Showing, Telling, and Teaching

By Ian Mosley, Instructor of Latin, School of the Ozarks

Some of my favorite courses in college were creative writing courses. My major, however, wasn’t English, and I had no interest in becoming an author. The reason I kept taking them was because I loved the way they challenged me to view the world differently. The untrained are apt to record their daily experiences as a set of bloodless, abstract judgments: the movie was good; the restaurant was cozy; that customer was a jerk. We tend to communicate with one another in words particular enough to communicate our feelings but rarely vivid enough to make our listeners feel what we felt.

From the start I realized that creative writing was an excellent discipline because it forced me to think through my feelings to their causes. What did I like about the movie? Just what about the restaurant made it “cozy”? How did the customer carry himself, what words did he choose, how did his sarcastic inflection give them a bitter edge? The most essential maxim of every creative writing course is “show, don’t tell.” Go past the impressions and find the concrete sensory details that actually provoked the feeling in the first place.

Teaching can often go the same way. John Milton Gregory’s The Seven Laws of Teaching is often considered a pedagogical classic in our circles. I have gone back and forth in terms of my own opinion on its value—at times it has struck me as a mass of tedious tautologies, at other times it has spoken to me in ways that made me want to immediately change how I teach. Most years I reread before or during the first week of school.

This year, something he says struck me much more forcefully than it ever has before. “The chief and almost constant violation of this law of teaching,” Gregory says regarding the fifth law, of the teaching process, “is the attempt to force lessons into pupils’ minds by simply telling. ‘I have told you ten times, and yet you don’t know!’ exclaimed a teacher of this sort. Poor teacher, can you not remember that knowing comes by thinking, not by telling?”

Ouch! Gregory hit me close to home with that one. Too often one of my temptations as a teacher is to do what the unskillful writer does—tell, instead of showing. But just as Gregory says, what we are merely told without thinking through does not stay with us, never becomes truly our own.

A friend may tell me that a restaurant was “cozy” and someone else, if he asks me for my opinion, may receive the same proposition verbally on my friend’s authority. But if he goes on to ask me why this restaurant is cozy, I will be at a loss to give him any real impressions of the place. My knowledge of the restaurant is a kind of verbal rote which is of no real use whatever.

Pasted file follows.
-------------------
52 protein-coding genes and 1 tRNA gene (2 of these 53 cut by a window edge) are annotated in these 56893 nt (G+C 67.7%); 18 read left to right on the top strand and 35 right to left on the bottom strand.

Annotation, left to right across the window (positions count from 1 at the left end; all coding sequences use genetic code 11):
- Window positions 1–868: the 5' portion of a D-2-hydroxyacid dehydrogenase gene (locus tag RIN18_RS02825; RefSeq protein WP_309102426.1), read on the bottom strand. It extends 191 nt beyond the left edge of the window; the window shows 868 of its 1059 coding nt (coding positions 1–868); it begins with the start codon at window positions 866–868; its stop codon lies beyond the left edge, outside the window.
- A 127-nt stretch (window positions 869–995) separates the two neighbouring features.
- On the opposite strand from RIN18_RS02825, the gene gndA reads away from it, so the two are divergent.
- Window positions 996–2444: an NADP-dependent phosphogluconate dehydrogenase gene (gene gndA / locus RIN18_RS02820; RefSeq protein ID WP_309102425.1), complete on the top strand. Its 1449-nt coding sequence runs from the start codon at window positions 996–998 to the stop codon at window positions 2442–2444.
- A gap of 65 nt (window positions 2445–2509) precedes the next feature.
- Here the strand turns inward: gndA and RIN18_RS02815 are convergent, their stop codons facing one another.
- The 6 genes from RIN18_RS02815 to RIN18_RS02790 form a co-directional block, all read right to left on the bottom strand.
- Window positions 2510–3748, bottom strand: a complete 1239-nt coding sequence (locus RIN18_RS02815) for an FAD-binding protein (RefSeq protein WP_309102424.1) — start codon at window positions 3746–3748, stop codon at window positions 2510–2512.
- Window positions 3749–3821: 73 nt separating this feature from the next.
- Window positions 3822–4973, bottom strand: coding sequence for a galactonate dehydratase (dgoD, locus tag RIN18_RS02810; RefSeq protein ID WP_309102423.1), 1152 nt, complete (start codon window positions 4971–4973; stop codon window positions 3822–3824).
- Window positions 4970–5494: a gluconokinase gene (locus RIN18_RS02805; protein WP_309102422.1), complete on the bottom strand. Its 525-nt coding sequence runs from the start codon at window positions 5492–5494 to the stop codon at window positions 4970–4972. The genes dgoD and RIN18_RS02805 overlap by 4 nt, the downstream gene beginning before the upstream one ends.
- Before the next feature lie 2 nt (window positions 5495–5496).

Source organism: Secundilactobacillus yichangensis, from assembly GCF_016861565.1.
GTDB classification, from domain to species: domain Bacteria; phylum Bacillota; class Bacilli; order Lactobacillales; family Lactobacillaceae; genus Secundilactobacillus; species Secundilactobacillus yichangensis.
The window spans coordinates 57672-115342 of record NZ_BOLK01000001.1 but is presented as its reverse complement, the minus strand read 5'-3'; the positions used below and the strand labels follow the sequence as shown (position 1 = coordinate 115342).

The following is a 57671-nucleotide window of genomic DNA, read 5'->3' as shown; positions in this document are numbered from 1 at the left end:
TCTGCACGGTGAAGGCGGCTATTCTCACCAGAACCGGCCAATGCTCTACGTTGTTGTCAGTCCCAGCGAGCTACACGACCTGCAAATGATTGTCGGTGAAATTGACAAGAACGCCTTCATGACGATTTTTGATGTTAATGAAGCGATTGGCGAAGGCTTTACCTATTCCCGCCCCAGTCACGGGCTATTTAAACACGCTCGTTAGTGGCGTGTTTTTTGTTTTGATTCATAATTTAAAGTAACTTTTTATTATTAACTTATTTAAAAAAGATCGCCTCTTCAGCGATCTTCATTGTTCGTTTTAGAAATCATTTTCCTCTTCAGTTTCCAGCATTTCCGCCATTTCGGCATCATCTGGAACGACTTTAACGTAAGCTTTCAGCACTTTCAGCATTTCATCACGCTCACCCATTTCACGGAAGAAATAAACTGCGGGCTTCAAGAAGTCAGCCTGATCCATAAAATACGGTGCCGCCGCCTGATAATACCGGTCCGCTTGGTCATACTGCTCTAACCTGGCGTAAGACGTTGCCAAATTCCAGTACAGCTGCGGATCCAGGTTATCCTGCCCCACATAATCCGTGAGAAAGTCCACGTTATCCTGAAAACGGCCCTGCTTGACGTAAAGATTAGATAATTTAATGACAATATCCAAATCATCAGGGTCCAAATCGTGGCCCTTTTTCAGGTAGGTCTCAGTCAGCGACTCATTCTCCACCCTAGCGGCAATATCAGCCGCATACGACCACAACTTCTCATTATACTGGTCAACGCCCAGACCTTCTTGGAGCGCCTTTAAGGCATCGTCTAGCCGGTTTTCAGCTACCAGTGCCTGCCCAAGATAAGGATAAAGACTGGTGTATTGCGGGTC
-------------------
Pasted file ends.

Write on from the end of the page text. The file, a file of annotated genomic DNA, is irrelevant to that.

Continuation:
Too often we are content with trying to inculcate the same kind of knowledge in our students. They “know” the Pythagorean theorem, the syntactical uses of the cases of a Latin noun, the date of the battle of Hastings, what Banquo says to Macbeth, a dozen verses of John’s Gospel—in the sense that they can gabble any of them off on command. But such knowledge as this is cheaply held, usually crammed right before the test, and then forgotten with all possible speed.

Now imagine if, on the other hand, I know why the restaurant is cozy—either from firsthand experience, or from the sort of vivid description that makes you feel like you were there. The walls painted in mellow earth tones, the long tables (with benches, not chairs!) made from reclaimed barn wood (massy and knotty), the low, almost candle-like lighting—with sufficient skill and true originality, such a description might stay with you for a long time, and will certainly be of more use to others than the solitary adjective.

Similarly, the best kind of teaching, instead of just telling us things, forces us to think them through,  traveling more or less along the same grooves that the first wheels to take this path made. If good creative writing makes us feel what the author felt, good teaching makes us think what has been thought by the great minds down through history. Ideally, of course, it reproduces the same results much more economically because someone is standing nearby who knows the destination, can guide us away from false steps, and can confirm when we are on the right course.

All this is, of course, very easy to articulate as an ideal, and much harder to put into practice. It requires consummate patience, and great skill in the art of questioning—since the kind of thinking we are after is stimulated much more easily by questions than statements. As long and challenging as the road to master teaching might be, to at least get a clearer idea of what we are aiming at is the essential first step.

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